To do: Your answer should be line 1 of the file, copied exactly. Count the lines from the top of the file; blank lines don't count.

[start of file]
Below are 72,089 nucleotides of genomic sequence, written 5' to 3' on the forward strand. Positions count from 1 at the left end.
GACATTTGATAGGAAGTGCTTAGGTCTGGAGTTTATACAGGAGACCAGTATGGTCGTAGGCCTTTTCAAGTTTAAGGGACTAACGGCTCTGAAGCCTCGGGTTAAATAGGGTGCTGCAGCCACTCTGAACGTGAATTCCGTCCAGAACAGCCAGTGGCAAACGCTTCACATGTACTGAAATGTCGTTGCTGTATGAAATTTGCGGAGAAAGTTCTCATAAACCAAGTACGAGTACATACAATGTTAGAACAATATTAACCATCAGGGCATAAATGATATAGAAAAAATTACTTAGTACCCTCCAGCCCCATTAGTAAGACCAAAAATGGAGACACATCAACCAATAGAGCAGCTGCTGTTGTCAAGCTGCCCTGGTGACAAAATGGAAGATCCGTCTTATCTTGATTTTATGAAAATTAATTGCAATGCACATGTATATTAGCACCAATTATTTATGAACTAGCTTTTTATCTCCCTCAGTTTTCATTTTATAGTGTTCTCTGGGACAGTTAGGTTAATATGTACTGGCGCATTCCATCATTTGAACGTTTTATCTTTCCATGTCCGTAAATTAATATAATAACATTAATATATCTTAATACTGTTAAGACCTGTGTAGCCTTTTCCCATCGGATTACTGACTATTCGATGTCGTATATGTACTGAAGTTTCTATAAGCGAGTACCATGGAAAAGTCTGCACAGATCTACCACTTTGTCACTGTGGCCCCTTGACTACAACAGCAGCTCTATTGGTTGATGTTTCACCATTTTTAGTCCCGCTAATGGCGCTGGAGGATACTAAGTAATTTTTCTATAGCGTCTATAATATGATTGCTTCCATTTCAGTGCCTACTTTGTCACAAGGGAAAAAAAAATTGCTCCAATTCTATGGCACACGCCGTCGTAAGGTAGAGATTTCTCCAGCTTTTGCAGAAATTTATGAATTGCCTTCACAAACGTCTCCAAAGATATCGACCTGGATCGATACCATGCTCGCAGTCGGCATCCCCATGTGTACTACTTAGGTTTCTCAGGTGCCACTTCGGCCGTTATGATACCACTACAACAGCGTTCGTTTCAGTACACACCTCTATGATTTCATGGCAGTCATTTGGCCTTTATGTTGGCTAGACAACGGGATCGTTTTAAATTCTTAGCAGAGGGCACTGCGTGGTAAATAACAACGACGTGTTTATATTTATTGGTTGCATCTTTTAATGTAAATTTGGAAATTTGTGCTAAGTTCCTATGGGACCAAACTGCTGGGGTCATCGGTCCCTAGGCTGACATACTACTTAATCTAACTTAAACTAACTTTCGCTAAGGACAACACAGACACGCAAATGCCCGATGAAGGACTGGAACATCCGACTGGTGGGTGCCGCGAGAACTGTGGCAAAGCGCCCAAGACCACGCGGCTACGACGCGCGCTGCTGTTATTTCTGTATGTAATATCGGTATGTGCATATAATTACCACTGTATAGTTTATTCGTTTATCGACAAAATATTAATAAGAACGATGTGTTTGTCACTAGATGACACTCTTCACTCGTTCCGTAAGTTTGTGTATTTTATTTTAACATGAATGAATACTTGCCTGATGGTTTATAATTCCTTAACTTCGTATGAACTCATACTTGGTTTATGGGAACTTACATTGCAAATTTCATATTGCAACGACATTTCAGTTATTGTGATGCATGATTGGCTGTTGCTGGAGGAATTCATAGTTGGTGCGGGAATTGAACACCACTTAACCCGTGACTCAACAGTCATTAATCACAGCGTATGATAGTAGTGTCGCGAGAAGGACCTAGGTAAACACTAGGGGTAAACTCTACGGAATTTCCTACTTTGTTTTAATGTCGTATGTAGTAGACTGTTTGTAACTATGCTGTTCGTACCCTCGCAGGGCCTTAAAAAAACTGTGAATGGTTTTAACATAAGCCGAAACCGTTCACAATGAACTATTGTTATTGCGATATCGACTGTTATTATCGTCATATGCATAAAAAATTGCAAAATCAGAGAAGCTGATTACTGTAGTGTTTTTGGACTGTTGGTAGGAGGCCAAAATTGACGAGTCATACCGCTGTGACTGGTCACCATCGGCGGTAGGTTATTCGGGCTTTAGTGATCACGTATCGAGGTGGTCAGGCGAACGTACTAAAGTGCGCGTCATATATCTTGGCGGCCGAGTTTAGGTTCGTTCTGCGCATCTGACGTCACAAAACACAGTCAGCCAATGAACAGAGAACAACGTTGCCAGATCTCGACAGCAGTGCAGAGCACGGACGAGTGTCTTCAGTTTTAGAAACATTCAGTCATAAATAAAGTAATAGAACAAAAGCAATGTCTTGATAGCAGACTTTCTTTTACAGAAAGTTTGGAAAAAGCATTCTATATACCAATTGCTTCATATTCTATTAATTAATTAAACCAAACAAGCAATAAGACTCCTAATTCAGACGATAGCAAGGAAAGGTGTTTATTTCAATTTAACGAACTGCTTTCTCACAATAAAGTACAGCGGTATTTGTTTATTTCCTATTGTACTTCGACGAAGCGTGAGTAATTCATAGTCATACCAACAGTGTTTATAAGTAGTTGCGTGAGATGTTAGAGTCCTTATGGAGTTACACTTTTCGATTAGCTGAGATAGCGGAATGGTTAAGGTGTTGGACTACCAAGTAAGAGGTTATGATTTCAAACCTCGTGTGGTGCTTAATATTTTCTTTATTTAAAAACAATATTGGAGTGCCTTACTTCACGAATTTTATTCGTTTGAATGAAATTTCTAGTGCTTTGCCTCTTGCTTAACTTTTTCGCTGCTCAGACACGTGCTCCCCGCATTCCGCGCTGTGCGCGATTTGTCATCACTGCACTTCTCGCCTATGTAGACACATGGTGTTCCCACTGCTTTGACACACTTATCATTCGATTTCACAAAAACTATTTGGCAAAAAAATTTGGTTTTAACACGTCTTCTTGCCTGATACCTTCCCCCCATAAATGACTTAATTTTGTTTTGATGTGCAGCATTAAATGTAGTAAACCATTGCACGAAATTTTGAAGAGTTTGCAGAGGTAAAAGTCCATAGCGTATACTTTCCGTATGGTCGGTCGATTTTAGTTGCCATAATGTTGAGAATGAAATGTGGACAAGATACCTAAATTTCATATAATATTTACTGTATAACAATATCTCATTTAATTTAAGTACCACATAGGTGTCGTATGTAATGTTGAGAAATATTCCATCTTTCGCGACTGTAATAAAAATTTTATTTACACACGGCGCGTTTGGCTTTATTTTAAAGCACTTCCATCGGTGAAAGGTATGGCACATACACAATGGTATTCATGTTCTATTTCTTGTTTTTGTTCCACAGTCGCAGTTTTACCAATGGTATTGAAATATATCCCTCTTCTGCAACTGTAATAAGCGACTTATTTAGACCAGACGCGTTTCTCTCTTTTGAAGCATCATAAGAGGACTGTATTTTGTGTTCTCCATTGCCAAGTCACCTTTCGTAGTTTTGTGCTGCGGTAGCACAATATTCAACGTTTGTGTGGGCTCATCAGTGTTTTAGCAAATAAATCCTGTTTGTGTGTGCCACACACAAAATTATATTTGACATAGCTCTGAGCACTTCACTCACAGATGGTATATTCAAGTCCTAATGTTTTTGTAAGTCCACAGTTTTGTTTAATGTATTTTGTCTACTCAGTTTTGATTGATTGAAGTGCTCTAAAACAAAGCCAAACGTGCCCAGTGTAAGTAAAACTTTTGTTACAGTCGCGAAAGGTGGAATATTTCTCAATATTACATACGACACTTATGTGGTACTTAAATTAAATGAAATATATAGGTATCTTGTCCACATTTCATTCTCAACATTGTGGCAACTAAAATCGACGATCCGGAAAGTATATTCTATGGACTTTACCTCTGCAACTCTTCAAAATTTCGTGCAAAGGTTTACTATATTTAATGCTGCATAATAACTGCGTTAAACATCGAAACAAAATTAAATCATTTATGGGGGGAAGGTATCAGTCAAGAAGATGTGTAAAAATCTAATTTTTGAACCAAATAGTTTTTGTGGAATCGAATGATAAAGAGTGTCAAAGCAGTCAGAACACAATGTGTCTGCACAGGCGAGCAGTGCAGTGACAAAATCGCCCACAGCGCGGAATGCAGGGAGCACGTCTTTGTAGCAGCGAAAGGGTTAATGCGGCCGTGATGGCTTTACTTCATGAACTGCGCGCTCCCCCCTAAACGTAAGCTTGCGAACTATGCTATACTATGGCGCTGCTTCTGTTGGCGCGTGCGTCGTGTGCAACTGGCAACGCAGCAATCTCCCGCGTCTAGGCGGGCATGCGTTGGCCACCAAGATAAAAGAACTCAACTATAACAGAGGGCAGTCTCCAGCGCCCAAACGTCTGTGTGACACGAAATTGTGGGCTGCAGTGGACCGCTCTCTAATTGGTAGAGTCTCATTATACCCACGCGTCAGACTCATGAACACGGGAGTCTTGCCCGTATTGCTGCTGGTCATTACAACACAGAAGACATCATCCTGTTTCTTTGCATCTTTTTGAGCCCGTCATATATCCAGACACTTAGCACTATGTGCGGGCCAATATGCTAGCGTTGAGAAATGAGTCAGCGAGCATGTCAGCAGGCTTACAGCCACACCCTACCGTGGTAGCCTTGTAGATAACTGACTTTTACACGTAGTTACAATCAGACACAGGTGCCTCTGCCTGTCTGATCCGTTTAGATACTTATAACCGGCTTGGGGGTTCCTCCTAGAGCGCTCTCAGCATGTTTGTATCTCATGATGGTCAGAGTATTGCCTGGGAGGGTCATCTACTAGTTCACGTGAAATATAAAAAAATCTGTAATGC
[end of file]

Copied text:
Below are 72,089 nucleotides of genomic sequence, written 5' to 3' on the forward strand. Positions count from 1 at the left end.